The need to remember often competes with the equally strong pressure to forget. Even with the best of intentions – such as to promote reconciliation after deeply divided events by “turning the page” – erasing the past can prevent new generations from learning critical lessons and destroy opportunities to build a peaceful future.
John Hope Franklin Center of Reconciliation has been a member of the International Coalition of Sites of Conscience since 2015. A Site of Conscience is a place of memory – such as a historic site, place-based museum or memorial – that prevents this erasure from happening in order to ensure a more just and humane future. Not only do Sites of Conscience provide safe spaces to remember and preserve even the most traumatic memories, but they enable their visitors to make connections between the past and related contemporary human rights issues. In this way, a concentration camp in Europe becomes a catalyst for discussions on modern xenophobia; a Gulag museum in Russia highlights repression of free speech now; and a 200-year-old slave house in Africa sparks action to help the 40 million people who are still enslaved today.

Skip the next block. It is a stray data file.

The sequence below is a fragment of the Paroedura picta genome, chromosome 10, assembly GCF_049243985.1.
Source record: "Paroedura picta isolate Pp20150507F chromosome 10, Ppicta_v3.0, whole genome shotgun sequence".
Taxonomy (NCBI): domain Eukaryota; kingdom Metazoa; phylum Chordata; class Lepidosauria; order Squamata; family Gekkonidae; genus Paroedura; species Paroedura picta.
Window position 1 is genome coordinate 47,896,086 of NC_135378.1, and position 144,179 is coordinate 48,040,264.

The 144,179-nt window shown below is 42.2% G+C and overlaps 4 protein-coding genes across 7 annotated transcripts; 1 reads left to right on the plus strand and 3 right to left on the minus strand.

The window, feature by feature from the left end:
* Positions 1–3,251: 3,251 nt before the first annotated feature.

Founded in 1999, the International Coalition of Sites of Conscience (“the Coalition”) is the only worldwide network of Sites of Conscience. With over 300 members in 65 countries, we build the capacity of these vital institutions through grants, networking, training, transitional justice mechanisms and advocacy. These members and partners remember a variety of histories and come from a wide range of settings – including long-standing democracies, countries struggling with legacies of violence, as well as post-conflict regions just beginning to address their transitional justice needs – but they are all united by their common commitment to connect past to present, memory to action.
Click below to view the following from the International Coalition of Sites of Conscience website: